Wednesday, January 29, 2020

Valencia....continued adventures




First from Ricardo
My new favorite European city is called Valencia. I believed that Porto, Portugal was the best place to live in Europe until now...sorry Porto. This city which is situated between a high mountain range and the Mediterranean sea has it all.

We rented an apartment in the middle of the city within walking distance to everything that we could ever want or dream of doing. Years ago they redirected the river and transformed the river basin into a greenway and created beautiful gardens and walkways 6 miles long and it seems that everybody is using it to walk, run or bike etc.  It has to be experienced personally since my words can not do it justice.

We have been walking every day always starting with a decaf coffee and a croissant for me. The coffee is European bitter which I like and Susan is now getting used to. The people are very helpful and friendly.  One heads up is that very little English is spoken here.  We have needed our new second language and are thankful that we have invested much time and practice using it. The Valencianos have been very patient with our grammatical errors and seem to enjoy when I use Mexican slang.  Basic Spanish is all the same all over and I enjoy how every Spanish speaking country will have slightly different words to express themselves. It is so much fun as I enjoy the use of slang and the variations between countries.
Bridge over Jardines de Turia
I know that we will return here some time in the future and I can envision us living here for a month or two. Valencia is very safe with friendly people, clean air, great food and services and so walker friendly.

A few little bits of information. The food markets are clean and very inexpensive versus the restaurants. We have eaten out in places with great ambience and delicious food, but I like more to feast on Susan’s great culinary skills.
At Mercado Central

Another interesting thing about traveling outside of the US is the cost of medicine. A few days ago we purchased eye medicine without a needed prescription (which is needed in the US).  Xalatan which costs about 55 dollars at any drug store in the states cost us less then 8 dollars so we bought a few extra, of course. In Columbia it cost 5 dollars. Go figure.

I will end here not to repeat what Susan will write. Our next stop will be New Zealand.  I will miss this city but will carry the great memories that I have had here.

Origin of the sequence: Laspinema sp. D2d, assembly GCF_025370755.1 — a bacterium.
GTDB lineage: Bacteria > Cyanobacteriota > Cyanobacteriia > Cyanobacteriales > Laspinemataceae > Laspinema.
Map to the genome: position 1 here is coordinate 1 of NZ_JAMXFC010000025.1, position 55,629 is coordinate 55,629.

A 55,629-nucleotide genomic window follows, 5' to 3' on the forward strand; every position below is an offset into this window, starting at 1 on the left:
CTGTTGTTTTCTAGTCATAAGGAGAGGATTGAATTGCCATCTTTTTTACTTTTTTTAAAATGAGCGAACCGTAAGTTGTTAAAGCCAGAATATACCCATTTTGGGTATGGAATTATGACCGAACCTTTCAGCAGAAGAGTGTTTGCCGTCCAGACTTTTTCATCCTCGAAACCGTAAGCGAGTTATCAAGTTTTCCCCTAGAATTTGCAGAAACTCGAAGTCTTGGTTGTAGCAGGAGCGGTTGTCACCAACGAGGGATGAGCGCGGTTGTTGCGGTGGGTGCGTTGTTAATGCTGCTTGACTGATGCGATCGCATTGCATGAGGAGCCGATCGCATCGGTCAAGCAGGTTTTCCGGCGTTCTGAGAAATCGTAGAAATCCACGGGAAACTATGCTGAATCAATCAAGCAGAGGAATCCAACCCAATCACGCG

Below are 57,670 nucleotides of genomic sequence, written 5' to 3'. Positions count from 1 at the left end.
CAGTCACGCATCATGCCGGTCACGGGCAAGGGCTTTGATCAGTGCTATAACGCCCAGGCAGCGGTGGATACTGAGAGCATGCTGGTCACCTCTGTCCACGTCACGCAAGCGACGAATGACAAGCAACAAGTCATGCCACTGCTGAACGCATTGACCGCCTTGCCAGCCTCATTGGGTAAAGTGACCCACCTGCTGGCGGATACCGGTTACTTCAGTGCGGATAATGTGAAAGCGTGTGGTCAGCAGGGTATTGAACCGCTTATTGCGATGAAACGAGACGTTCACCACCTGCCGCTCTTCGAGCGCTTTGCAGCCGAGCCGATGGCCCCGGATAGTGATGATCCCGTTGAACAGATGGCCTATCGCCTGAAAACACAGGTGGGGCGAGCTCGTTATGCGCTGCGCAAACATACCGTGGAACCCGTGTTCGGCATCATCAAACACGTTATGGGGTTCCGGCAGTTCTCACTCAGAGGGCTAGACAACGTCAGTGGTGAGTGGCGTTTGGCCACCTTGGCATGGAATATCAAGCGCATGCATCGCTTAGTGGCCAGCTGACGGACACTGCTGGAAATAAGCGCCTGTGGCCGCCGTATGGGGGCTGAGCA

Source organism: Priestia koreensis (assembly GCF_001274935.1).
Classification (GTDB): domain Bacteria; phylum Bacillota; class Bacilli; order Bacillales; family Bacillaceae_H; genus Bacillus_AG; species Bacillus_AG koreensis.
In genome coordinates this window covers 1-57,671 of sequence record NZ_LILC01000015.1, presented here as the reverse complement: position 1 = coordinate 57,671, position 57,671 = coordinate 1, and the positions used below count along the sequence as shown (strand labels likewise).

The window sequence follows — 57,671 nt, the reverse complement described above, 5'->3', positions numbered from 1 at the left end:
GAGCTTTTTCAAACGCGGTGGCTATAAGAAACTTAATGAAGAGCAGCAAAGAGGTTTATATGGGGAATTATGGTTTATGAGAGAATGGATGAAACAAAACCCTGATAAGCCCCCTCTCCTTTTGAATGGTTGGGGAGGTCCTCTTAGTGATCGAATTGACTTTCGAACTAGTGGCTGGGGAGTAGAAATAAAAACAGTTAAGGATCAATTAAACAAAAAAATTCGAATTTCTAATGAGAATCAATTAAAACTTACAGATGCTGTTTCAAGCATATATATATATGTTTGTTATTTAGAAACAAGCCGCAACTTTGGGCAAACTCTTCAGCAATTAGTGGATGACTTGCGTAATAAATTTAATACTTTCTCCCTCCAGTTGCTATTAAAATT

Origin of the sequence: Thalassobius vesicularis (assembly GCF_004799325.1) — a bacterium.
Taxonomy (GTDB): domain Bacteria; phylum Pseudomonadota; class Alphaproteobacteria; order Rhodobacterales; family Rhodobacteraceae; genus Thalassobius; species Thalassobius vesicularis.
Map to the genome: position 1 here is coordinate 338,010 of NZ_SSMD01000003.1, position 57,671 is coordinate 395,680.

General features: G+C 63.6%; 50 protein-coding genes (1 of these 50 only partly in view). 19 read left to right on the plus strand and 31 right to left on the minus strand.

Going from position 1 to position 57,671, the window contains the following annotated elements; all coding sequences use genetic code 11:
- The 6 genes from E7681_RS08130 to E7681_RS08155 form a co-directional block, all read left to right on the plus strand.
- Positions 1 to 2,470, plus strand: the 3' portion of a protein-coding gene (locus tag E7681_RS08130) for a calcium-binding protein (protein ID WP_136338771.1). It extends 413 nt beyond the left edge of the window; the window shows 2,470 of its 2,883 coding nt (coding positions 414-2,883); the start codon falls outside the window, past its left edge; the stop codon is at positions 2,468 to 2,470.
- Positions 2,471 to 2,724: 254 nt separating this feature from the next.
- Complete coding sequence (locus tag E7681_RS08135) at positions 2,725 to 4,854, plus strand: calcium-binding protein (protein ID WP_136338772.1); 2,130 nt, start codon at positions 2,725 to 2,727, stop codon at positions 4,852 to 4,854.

Sending love,
Ricardo
City of Arts and Sciences


Paella at Palmar
Life continues in Valencia and the second half was more like "living" rather than being "tourists". Yes, we continued to do something new most days but soon we exhausted the list of what we really want to see. We will come back again someday as many places would be worthy of a second visit and the city and life here would be pleasant for a long term stay. We are really glad that we gave it a whole month to get the feel of the city,

Our problem is the desire to find great places and then return to them versus the desire to add new places every year. Some how we have managed to include a bit of both for many years so I suppose we will continue this lifestyle till we tire of it.

I am going to list all the places we went for our memories and for those who end up traveling to Valencia. I can share more details if you have this city in your future.
  • Anthropology Museum and Roman Ruins
  • Church of St. Jerome
  • Jardines de Viveros with Museum of Natural Science
    Museum of Natural Science
    Jardines de Viveros
  • many walks in Jardines de Turia - redirected river basin turned into long greenway
  • Small village of Gandia which is about one hour train from Valencia. Visited Museum de Faller, and short bus to beach which was empty on a weekday and would be mobbed in the summer.
  • Museo de Arroz (Rice Museum) - interesting explanation of the rice fields surrounding Valencia and origins of paella because of the large quantities of rice.
  • L'Albufera and small town of Palmar - Natural park, lake and paella
    Boat at L'Albufera
  • Bioparc - very modern zoo
A few things are worth explaining though not sure I can really do it justice. The annual event - Fallas Festival which is held in the city and many of the surrounding towns of Valencia is held in March every year. We visited two museums for some explanation. From Wikipedia: 

"The Falles is a traditional celebration held in the city of Valencia, Spain. The term Falles refers to both the celebration and the monuments (Falla, singular; Falles, plural) burnt during the celebration. A number of towns in the Valencian Community have similar celebrations inspired by the original Falles de Val√®ncia celebration. The Falles festival was added to UNESCO's intangible cultural heritage of humanity list on 30 November 2016.